Nine of Syria and Iraq's 10 world heritage sites are in danger as Isis ravages centuries of history

Nine of Syria and Iraq's 10 world heritage sites are in danger...

... and not just because of Isis vandalism
Girl on a Plane: An exclusive extract of the novelisation inspired by the 1970 Palestinian fighters hijack

Girl on a Plane

An exclusive extract of the novelisation inspired by the 1970 Palestinian fighters hijack
Why Frederick Forsyth's spying days could spell disaster for today's journalists

Why Frederick Forsyth's spying days could spell disaster for today's journalists

The author of 'The Day of the Jackal' has revealed he spied for MI6 while a foreign correspondent
Markus Persson: If being that rich is so bad, why not just give it all away?

That's a bit rich

The billionaire inventor of computer game Minecraft says he is bored, lonely and isolated by his vast wealth. If it’s that bad, says Simon Kelner, why not just give it all away?
Euro 2016: Chris Coleman on course to end half a century of hurt for Wales

Coleman on course to end half a century of hurt for Wales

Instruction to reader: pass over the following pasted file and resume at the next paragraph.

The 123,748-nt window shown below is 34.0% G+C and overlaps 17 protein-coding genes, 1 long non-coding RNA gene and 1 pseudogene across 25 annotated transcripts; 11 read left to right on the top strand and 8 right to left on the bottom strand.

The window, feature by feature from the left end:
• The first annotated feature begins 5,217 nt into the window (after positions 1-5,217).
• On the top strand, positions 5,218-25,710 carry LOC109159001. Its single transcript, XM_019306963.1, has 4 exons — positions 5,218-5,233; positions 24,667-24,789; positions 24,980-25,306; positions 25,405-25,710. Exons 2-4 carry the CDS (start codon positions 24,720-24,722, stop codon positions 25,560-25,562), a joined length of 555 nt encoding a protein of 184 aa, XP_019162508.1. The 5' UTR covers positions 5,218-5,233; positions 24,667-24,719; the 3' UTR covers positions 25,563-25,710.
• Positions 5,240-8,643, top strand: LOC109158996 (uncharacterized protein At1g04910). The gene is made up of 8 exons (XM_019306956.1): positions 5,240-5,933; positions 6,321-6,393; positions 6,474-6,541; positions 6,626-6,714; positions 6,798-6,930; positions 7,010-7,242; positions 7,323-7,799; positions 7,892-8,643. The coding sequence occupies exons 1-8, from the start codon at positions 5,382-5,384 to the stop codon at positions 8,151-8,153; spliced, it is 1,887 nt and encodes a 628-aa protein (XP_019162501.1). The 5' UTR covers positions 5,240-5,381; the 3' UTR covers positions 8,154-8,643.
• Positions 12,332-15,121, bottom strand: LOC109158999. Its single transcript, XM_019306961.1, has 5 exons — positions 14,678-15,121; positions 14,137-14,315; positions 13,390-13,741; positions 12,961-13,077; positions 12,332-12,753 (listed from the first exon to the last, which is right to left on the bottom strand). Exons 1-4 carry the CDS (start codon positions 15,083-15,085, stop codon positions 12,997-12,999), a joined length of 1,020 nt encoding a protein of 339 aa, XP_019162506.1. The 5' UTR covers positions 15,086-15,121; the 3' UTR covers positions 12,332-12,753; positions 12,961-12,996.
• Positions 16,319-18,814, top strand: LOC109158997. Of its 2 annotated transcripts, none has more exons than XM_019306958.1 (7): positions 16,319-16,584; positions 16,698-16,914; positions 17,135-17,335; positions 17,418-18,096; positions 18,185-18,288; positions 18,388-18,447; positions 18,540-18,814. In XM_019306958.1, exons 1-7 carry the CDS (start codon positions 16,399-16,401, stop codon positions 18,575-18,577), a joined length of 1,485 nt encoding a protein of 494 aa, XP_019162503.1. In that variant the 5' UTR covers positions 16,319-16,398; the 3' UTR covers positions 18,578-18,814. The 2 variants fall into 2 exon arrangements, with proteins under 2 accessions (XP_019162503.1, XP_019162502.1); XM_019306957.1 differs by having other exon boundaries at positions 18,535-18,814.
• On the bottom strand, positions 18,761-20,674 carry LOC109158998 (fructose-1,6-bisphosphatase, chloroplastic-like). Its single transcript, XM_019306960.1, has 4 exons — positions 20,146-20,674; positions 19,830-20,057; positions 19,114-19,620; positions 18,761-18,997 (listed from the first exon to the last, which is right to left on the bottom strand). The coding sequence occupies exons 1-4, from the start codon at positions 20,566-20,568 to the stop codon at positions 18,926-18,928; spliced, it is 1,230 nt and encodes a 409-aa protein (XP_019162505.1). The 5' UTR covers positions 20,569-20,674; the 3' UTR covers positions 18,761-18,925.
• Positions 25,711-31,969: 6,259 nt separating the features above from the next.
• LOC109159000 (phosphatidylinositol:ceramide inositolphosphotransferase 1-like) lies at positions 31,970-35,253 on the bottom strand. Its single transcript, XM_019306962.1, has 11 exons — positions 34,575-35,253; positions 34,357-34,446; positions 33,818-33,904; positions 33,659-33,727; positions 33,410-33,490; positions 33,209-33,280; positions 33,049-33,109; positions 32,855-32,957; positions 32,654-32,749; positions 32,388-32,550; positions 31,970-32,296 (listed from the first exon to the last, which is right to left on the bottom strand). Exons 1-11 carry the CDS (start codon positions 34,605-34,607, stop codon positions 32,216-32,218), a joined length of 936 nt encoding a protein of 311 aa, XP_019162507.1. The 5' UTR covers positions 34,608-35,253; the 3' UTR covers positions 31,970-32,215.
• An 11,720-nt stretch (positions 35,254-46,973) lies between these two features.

Wales last qualified for major tournament in 1958 but after several near misses the current crop can book place at Euro 2016 and end all the indifference
Rugby World Cup 2015: The tournament's forgotten XV

Forgotten XV of the rugby World Cup

Now the squads are out, Chris Hewett picks a side of stars who missed the cut
A groundbreaking study of 'Britain's Atlantis' long buried at the bottom of the North Sea could revolutionise how we see our prehistoric past

Britain's Atlantis

Scientific study beneath North Sea could revolutionise how we see the past
The Queen has 'done and said nothing that anybody will remember,' says Starkey

The Queen has 'done and said nothing that anybody will remember'

David Starkey's assessment
Oliver Sacks said his life has been 'an enormous privilege and adventure'

'An enormous privilege and adventure'

Oliver Sacks writing about his life
'Gibraltar is British, and it is going to stay British forever'

'Gibraltar is British, and it is going to stay British forever'

The Rock's Chief Minister hits back at Spanish government's 'lies'
Britain is still addicted to 'dirty coal'

Britain still addicted to 'dirty' coal

Biggest energy suppliers are more dependent on fossil fuel than a decade ago
Orthorexia nervosa: How becoming obsessed with healthy eating can lead to malnutrition

Orthorexia nervosa

How becoming obsessed with healthy eating can lead to malnutrition
Lady Chatterley is not obscene, says TV director

Lady Chatterley’s Lover

Director Jed Mercurio on why DH Lawrence's novel 'is not an obscene story'
Farmers in tropical forests are training ants to kill off bigger pests

Set a pest to catch a pest

Farmers in tropical forests are training ants to kill off bigger pests